Sunday, May 19, 2013

Just Another Number?

Numbers have meaning only in context.  A temperature of 98.6 degrees F is normal body temperature, but only in context of the mean.  This is not normal for every person.  The S&P 500 crossing 1600 is meaningless unless it is in context of what the market is doing.  Is it going up or down?  How far has it gone from previous levels?  Only then does the number have meaning.

A milestone was reached recently, Thursday, May 9th, at the Mauna Loa Observatory in Hawaii.  Levels of carbon dioxide reached 400 parts per million (ppm) for the first time in human existence.  Daily measurements are made at the observatory of the gases that lead to atmospheric change.  One of the main gases monitored is carbon dioxide (CO2).  Levels of 400.03 and 400.08 ppm were measured independently by the National Oceanic & Atmospheric Administration (NOAA) and Scripps Oceanographic Institute respectively.

Mauna Loa Observatory in Hawaii.  Click on the image for a larger version.  Image Credit: NOAA/ESRL.
This was a daily mean that was measured for the first time.  Hourly measurements exceeded this number quite a few times since mid-April.  The monthly mean of CO2 will likely peak this month, at a level of about 399 ppm, and then fall until October.  It is likely to pass the 400 ppm in the spring of next year.  The yearly mean will not likely cross this level until 2015 or 2016.

The Keeling Curve showing changes in the CO2 concentration since 1958 at the Mauna Loa Observatory.  Click on the image for a larger version.  Image Credit: Climate Central.

The level of CO2 concentration has increased every year since measurements started in 1958.  At that time the level was 316 ppm and the annual increase was about 0.7 ppm.  However, that has increased to an annual increase of 2.1 ppm.

Jim Butler is Director of Global Monitoring at NOAA’s Earth System Research Laboratory (NOAA/ESRL) in Boulder, Colorado, where he has conducted research on climate forcing and ozone depletion for over 20 years. In his current capacity, Dr. Butler oversees the nation’s continuing measurements of atmospheric constituents that affect the world’s climate, including greenhouse and ozone-depleting gases, aerosols, and surface radiation.  He comments that “atmospheric carbon dioxide (CO2) reaching 400 ppm at Mauna Loa is not in itself a significant event.  It is, however, a noteworthy marker of what is significant  ̶  the accelerating growth and persistence of CO2 in the atmosphere.  CO2 is far and away the dominant greenhouse gas emitted by humans, is responsible in good part for recent climate change, and, once emitted, will remain in the ocean-atmosphere system for thousands of years, warming the planet, changing climate, and driving acidification of the oceans. Atmospheric CO2 has been about 280 ppm through almost all of human civilization, yet, primarily in the past century, humans have driven it up to around 400 ppm mainly by burning fossil fuels.  These emissions continue to accelerate unabatedly.”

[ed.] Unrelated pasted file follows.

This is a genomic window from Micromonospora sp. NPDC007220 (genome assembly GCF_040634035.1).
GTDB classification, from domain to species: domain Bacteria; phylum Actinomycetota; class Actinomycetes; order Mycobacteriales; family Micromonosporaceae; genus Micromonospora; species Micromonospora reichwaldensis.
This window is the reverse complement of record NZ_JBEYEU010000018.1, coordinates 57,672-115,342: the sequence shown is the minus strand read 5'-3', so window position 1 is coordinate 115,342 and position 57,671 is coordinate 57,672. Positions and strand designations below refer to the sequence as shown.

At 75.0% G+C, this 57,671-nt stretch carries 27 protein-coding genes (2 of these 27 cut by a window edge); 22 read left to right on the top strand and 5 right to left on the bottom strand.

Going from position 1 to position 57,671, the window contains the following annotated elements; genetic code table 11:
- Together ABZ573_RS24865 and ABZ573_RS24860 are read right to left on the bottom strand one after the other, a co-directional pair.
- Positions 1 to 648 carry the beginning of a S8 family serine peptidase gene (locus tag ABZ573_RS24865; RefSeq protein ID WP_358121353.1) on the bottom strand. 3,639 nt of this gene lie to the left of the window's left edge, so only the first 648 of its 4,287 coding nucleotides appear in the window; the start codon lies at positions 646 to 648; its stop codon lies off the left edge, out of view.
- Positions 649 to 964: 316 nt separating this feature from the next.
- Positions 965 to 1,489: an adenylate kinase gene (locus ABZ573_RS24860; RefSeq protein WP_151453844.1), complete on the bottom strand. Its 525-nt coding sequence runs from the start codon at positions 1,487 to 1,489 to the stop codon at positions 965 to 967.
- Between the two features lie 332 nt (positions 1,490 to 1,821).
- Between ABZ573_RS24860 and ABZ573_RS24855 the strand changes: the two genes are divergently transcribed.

“That increase is not a surprise to scientists,” said NOAA senior scientist Pieter Tans, with the Global Monitoring Division of NOAA’s Earth System Research Laboratory in Boulder, Colo. “The evidence is conclusive that the strong growth of global CO2 emissions from the burning of coal, oil, and natural gas is driving the acceleration.” 

Indeed global emissions of CO2 have been increasing as the world’s energy demands increased.  Emissions have increased 56% since 1990.  As the demand for energy increases so does the burning of oil, coal, and natural gas.  This includes emissions from China and India where emissions have soared recently.

Global carbon emissions since 1990.  Click on the image for a larger version.  Image Credit: Climate Central.

Prior to the industrial age CO2 levels had varied from 180 to 280 ppm for over 800,000 years with the higher number occurring during interglacial periods.  Levels of 270 to 280 ppm were the norm since the last ice age.

A look at CO2 concentrations over the past 800,000 years.  Click on the image for a larger version.  Image Credit: Climate Central.

Where do the current readings stand in the paleoclimate record?  The last time that CO2 levels were this high occurred during the Pliocene Era 2.6 to 5.2 million years ago.  Levels peaked at around 425 ppm, a level we are likely to reach in the next 10 to 15 years.  The earth was 3 to 4 degrees C warmer than today and sea level was about 20 to 25 meters (65 to 82 feet) higher.

So why aren’t conditions like that now?  The rate of change has been so swift that the earth is only now adjusting to a new state.  It will take time to reach an equilibrium state and it is not clear that we will reach the numbers above.  However, if we come anywhere near this, it will mean a greatly changed planet.

The problem is that we have not reach an equilibrium state and won’t as long as emissions from the burning of fossil fuels continue.  What does this mean for the planet?  I will explore some of the impacts already being felt in the next post.